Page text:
On second thought my idea of high SR "punching" through surface chop is probably the wrong image. To me it feels more like "floating above it." Almost as if on a cloud. As my data showed, my actual SR was pretty steady throughout TBMS; but my focus was certainly on maintaining SR rather than SL in the first couple (choppy) hours. And it seemed to work: I built a 5-minute lead on Tim Kennedy/Chris Burke relay by the time we rounded Pinellas Point. After 24 miles, they were still 5 minutes behind.

        It makes sense that this approach would feel natural to me – I’m 5-7 (at best) and built like a whitewater kayak, not a crew boat. My issue is with the dogmatic way Terry sometimes writes. The TI stroke seems to work best for people who are – surprise – built like Terry (tall & lanky).

    3. @Sully That’s a very interesting analogy!

      I agree that balance is the main benefit of a high SR in rough water. Chop is unpredictable and will hit you at random points in your stroke cycle. With a faster turnover there’s less time between the moment of being knocked off-balance by chop, and re-balancing yourself with the catch.

      I’m not sure what you mean by “getting in position to ‘chop’…[creates] more surface area for resistance.” I don’t see why high SR necessarily means a less streamlined position.

  2. I’m not very effective in choppy water. I notice myself being unable to keep up with some of my swim buddies who are usually slower than I am.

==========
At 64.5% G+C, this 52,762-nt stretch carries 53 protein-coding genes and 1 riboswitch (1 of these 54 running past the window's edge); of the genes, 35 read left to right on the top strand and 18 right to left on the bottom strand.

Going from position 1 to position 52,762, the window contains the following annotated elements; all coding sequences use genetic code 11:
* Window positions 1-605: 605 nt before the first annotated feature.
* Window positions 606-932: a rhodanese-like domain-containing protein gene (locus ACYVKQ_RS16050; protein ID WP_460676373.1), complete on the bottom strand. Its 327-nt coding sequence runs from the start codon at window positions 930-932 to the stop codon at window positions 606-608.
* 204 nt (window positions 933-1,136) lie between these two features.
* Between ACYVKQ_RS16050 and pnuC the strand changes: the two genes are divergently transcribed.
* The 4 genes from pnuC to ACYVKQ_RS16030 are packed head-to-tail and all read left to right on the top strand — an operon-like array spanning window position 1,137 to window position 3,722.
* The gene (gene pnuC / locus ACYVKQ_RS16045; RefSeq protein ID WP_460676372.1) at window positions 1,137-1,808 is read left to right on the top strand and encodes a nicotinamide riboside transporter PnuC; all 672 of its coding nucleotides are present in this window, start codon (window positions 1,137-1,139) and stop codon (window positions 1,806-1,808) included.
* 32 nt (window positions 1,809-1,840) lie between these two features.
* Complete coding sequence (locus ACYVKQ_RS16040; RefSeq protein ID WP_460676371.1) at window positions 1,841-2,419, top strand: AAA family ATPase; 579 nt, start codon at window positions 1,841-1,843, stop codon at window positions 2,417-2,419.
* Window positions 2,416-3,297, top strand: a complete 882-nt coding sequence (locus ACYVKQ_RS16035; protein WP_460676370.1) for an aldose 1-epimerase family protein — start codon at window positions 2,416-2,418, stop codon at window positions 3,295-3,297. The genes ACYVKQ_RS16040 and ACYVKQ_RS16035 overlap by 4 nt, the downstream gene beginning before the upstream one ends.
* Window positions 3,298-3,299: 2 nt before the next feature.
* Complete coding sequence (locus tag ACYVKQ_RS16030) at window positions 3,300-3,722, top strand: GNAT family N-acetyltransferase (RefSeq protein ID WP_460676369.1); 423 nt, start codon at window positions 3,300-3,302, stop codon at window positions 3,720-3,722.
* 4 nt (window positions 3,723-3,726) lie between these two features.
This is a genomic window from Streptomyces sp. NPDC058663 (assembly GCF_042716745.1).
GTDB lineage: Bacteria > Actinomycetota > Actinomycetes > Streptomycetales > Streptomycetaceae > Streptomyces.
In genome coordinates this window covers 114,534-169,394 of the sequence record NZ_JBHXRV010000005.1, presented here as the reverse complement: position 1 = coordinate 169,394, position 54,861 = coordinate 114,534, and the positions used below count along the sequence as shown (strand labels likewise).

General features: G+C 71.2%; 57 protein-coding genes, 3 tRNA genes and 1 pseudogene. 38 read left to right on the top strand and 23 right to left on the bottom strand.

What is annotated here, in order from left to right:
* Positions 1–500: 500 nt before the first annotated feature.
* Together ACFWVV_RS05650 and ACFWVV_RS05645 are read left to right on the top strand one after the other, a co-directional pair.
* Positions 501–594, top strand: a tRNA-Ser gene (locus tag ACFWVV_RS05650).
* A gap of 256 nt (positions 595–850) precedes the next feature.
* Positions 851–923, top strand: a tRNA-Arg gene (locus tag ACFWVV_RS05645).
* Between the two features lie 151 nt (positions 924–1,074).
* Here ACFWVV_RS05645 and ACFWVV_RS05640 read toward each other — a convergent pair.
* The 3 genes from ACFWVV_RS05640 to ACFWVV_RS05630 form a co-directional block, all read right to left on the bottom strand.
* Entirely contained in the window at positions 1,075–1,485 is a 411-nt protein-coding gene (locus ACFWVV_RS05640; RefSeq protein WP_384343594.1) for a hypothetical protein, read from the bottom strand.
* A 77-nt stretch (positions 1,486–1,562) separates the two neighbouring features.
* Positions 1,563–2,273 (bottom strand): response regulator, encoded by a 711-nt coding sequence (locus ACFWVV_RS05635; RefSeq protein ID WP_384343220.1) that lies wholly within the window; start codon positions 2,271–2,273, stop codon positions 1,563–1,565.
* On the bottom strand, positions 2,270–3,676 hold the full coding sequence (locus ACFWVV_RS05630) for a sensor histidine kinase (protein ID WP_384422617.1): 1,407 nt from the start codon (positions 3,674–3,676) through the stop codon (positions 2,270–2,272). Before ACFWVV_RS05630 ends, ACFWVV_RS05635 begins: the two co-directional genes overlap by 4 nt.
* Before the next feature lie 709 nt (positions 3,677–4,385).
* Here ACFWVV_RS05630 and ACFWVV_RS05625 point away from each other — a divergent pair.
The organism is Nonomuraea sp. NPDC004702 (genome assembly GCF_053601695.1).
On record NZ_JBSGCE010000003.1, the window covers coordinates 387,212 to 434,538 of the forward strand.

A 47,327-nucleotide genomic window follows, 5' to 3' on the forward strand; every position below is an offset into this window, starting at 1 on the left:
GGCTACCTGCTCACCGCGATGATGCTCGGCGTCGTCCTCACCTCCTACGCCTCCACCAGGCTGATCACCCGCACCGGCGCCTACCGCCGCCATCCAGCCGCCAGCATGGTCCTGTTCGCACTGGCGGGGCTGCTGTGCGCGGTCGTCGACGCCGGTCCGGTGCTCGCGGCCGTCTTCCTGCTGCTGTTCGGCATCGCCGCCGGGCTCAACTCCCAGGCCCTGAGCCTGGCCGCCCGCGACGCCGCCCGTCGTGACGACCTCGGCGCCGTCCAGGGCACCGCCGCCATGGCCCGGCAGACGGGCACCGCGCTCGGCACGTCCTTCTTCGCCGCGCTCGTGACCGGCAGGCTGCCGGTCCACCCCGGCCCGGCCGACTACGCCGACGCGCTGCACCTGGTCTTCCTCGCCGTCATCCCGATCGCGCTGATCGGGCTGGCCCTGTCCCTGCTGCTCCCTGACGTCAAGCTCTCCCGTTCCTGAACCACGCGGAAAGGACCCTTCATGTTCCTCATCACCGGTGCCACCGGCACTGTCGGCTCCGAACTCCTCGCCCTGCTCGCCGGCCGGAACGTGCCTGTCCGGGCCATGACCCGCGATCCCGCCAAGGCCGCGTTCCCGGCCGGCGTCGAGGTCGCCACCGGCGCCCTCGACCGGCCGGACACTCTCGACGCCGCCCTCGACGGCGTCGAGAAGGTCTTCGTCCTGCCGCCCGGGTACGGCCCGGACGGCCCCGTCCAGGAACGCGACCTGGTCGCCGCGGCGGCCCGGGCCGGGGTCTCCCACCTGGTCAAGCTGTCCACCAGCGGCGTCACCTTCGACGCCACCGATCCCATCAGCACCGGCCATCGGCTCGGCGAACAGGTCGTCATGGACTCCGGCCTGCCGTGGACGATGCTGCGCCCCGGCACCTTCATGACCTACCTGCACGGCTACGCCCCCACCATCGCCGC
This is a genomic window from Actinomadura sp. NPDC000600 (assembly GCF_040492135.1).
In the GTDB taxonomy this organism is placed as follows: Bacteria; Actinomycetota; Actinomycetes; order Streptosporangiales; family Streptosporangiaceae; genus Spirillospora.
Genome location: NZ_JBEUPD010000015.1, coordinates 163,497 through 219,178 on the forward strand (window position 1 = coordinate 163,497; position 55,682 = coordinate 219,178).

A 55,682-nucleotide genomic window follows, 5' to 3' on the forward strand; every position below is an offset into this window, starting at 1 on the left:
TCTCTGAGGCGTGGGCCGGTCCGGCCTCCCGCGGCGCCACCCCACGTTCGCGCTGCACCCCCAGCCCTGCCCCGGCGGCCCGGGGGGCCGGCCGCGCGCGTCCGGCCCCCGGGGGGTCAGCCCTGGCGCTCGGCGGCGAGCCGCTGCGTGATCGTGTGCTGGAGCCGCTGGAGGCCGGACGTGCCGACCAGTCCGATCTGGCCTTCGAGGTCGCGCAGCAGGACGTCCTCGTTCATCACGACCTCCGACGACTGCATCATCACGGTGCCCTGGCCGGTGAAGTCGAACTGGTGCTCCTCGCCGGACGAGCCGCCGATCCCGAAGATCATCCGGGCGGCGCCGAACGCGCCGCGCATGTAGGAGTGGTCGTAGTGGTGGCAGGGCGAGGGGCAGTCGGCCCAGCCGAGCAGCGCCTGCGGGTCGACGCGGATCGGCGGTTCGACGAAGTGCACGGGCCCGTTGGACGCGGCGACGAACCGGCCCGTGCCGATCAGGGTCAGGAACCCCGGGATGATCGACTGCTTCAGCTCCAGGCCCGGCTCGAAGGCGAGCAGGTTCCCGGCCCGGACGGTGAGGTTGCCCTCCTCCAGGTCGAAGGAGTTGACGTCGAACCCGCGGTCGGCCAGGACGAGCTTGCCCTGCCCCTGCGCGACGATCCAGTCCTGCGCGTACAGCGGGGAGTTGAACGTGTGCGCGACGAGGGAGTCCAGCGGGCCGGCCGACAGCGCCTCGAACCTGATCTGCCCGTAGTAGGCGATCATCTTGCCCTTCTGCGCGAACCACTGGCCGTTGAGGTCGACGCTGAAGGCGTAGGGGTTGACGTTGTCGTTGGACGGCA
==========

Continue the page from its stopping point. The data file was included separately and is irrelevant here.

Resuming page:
When I get anxious, my natural instinct is to slow down and glide a little to calm myself. When I do that, I can feel the waves knocking me around. I don’t think you can fault my TI training for that–I think it’s a combination of inexperience and temperament.

    My (excellent) coach is a TI coach. Her advice is pretty much exactly what you’re saying: I should speed up my stroke rate and let my catch slip a little if I get too tired.

    I think the disconnect has more to do with dogmatic language than actual disagreement.

    If you consider that a large part of TL’s audience are triathletes who are used to being able to get faster by simply pushing harder on the bike or the run, it makes sense that puts so much emphasis on a long, relaxed stroke. Someone like that will really benefit from relaxing and learning not to fight the water.

    The higher stroke rate/shorter stroke technique for dealing with chop seems like more of an intermediate skill. (And, like you said, it may not apply to all body types. I’m 5’7″ with a small frame, if that means anything.)

    1. Katie, thanks for the comment. I actually buy into most of TI’s general philosophy, and I incorporate many of its lessons in my own training. I think you’ve been reading this blog long enough by now to see that I’m very much in favor of being “mindful” in training, and not fighting the water.

      The main disagreement is on a relatively esoteric point about adapting the freestyle stroke to open water. Terry says that the “open water stroke” should be even longer than the pool stroke, while I think there are clear advantages to a “punchier” OW stroke. It’s an esoteric point, but an important one to me because I’m an OW swimmer.

      The other aspect of the disagreement is about applying “one size fits all” technique recommendations (e.g., catch-up style stroke) to both novice and advanced swimmers. I think it’s poor coaching. Would TL have Janet Evans do a catch-up stroke?

      I’m planning to write a post summarizing these issues at some point… I probably wouldn’t/shouldn’t keep hammering on this, except I got a bit riled up by Terry’s reply to my original post.